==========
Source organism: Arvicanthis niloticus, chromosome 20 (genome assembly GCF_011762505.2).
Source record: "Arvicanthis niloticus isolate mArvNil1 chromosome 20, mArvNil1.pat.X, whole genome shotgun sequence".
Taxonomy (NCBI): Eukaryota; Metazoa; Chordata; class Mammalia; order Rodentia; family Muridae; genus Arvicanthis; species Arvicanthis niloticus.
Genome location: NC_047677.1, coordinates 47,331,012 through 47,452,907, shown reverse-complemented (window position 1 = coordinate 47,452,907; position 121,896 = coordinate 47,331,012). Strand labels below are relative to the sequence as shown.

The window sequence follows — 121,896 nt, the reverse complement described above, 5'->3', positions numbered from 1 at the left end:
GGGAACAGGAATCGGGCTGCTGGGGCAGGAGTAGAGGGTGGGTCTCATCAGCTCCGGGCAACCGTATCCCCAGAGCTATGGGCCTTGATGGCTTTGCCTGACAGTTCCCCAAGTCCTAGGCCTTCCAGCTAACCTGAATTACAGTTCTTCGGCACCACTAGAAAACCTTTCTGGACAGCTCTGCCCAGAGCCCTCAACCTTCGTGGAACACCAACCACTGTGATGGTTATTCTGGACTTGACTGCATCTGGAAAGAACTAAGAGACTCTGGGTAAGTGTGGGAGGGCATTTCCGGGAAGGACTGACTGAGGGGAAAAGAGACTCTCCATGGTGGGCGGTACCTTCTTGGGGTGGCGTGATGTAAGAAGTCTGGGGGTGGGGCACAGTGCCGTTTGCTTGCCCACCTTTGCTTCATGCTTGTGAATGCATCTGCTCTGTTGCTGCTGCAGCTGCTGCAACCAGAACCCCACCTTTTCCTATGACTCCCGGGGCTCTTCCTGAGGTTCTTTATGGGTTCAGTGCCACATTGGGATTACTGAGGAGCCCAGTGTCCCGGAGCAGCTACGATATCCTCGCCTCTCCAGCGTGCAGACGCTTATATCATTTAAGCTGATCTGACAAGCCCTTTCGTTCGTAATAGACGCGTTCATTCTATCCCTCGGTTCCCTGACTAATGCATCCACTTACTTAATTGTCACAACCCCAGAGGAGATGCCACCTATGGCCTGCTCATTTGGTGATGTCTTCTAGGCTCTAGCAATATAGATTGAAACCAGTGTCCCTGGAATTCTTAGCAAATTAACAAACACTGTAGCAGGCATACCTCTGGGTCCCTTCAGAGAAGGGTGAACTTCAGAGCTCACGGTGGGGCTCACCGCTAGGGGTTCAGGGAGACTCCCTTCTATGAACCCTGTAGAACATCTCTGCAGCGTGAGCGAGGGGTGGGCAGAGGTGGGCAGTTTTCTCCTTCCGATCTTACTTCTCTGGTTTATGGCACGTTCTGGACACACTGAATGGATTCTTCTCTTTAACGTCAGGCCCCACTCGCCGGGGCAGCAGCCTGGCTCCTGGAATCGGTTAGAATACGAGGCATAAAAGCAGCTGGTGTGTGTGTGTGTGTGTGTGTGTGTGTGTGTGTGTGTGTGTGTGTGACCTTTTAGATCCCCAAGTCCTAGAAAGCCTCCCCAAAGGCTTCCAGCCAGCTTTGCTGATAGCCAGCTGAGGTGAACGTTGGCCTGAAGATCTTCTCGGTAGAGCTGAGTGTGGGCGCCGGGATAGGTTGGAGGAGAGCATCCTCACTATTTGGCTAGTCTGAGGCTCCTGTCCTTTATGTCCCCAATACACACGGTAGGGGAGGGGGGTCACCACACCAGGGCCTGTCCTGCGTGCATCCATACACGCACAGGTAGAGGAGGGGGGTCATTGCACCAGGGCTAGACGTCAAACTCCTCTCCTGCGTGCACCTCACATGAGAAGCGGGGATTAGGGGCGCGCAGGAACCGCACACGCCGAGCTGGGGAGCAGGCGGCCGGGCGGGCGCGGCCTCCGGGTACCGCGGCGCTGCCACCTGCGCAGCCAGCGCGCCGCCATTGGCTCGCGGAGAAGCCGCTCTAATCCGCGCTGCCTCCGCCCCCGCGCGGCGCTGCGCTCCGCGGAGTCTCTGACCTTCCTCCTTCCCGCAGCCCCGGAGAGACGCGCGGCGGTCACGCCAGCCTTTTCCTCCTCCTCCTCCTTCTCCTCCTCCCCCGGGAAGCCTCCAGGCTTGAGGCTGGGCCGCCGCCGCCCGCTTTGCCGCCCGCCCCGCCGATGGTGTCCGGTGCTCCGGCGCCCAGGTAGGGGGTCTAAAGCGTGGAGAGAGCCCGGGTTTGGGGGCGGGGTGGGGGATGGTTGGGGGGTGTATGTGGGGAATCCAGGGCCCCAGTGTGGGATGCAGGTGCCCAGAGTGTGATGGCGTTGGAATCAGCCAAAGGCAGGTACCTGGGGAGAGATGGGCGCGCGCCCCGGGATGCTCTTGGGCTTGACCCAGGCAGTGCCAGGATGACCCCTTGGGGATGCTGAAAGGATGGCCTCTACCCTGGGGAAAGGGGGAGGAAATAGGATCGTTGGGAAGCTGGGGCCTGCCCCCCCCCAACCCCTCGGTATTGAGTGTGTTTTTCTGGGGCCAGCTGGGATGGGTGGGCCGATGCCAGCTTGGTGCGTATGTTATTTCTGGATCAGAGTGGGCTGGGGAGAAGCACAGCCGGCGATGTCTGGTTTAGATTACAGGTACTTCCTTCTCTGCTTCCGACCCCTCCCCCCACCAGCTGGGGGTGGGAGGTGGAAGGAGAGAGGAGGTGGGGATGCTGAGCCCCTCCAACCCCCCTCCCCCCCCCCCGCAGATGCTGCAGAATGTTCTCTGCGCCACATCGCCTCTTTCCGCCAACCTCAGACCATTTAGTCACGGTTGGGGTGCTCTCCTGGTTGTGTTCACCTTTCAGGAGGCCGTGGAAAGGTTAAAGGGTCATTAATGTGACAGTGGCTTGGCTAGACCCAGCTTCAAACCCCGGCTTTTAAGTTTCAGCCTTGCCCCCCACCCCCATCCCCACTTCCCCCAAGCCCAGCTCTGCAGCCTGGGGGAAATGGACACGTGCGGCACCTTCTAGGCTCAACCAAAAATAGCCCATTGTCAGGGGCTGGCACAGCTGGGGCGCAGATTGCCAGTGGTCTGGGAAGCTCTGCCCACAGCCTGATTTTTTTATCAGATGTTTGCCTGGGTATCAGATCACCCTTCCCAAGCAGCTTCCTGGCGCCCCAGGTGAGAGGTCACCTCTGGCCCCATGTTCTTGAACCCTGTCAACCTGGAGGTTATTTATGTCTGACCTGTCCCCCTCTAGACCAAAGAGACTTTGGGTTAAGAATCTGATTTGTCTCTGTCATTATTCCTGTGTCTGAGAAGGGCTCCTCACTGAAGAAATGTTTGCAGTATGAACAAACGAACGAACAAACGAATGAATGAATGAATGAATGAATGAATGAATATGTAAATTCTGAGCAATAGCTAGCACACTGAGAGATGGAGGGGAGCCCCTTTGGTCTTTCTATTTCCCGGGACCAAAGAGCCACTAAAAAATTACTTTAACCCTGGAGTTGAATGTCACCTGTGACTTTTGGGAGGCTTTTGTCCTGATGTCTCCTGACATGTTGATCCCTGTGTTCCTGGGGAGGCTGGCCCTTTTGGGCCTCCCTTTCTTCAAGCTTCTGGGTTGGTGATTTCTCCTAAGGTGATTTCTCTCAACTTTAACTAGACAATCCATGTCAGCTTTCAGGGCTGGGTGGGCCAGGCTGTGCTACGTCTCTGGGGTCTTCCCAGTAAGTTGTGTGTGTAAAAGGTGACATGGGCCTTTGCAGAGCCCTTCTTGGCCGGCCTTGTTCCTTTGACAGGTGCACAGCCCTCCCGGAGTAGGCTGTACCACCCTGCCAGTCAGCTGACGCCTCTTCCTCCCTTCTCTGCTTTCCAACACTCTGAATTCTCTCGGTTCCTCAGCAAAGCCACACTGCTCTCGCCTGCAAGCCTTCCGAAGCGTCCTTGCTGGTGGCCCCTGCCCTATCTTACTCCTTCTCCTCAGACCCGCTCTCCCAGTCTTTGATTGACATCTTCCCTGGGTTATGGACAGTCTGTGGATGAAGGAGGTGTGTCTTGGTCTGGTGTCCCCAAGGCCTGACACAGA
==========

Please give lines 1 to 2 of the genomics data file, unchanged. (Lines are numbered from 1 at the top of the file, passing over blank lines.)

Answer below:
Source organism: Arvicanthis niloticus, chromosome 20 (genome assembly GCF_011762505.2).
Source record: "Arvicanthis niloticus isolate mArvNil1 chromosome 20, mArvNil1.pat.X, whole genome shotgun sequence".